Sunday, August 19, 2001

Faith-based groups are skeptical

Official's resignation raises funding questions

By Susan Vela
The Cincinnati Enquirer

        President Bush's point man to bring more federal dollars to faith-based groups has resigned, leaving some Greater Cincinnatians skeptical they ever will see more money for their programs to help the homeless, drug addicts and former prisoners.

        “It's just another ball that's been tossed in the air and just hasn't come down. I can't see it happening only because of the politics involved,” said Barb Barker of Storehouse Ministries in Covington. The ministry operates a soup kitchen and a store for low-income people to shop for free food, clothes and furniture.

        In early February, President Bush launched an initiative that would open federal coffers to scores of faith-based organizations, many of which perform social work.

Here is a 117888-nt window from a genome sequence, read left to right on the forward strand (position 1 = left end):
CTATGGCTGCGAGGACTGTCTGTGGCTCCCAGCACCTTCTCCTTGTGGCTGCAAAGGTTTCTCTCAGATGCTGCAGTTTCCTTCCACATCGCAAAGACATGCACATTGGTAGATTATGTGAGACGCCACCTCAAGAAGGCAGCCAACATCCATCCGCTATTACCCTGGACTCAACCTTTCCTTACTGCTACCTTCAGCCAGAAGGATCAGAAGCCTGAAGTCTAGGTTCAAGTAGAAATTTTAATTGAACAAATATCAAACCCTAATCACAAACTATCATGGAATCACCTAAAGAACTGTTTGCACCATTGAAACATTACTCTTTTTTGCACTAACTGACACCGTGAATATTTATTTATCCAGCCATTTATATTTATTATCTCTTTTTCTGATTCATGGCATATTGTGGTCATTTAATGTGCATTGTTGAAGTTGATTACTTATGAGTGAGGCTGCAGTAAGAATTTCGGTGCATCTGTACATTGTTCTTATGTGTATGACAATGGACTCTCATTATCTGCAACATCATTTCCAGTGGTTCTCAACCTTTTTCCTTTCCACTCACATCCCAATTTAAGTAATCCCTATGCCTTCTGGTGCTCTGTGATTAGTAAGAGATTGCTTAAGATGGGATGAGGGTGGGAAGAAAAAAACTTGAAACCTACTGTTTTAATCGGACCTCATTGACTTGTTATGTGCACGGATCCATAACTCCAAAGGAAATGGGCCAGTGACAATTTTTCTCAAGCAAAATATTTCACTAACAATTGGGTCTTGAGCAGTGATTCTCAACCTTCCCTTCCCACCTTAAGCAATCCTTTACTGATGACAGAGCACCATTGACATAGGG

The skepticism of Mrs. Barker and her husband, Mason, intensified Friday when John DiIulio, 43, director of the White House Office of Faith-Based and Community Initiatives, resigned. The Democrat and University of Pennsylvania professor was frustrated by the politics of Washington, which he encountered as he pushed the Bush initiative through Congress.

        “It's popular with people but not with the politicians, which is always the problem when it deals with religion or the Ten Commandments,” Mrs. Barker said.

        Mr. DiIulio has said he will leave his job as soon as a transition team is in place.

        Joel Kaplan, executive director of Jewish Family Service in Blue Ash, said the agency already receives about $50,000 in federal dollars.

        He hoped Mr. Bush's initiative would make the agency eligible for more grant money. The agency has been denied some grant money because of its name and the assumption that the agency's main effort is to push Judaism, he said.

        And now Mr. DiIulio is leaving.

        “There's no question that, if this was their point person, there's a message here. Something's awry,” he said. “The whole faith-based initiative is, in a sense, a shell game. But we're not a missionary group. We're not trying to convert anybody. Who are they going to give this money to?”


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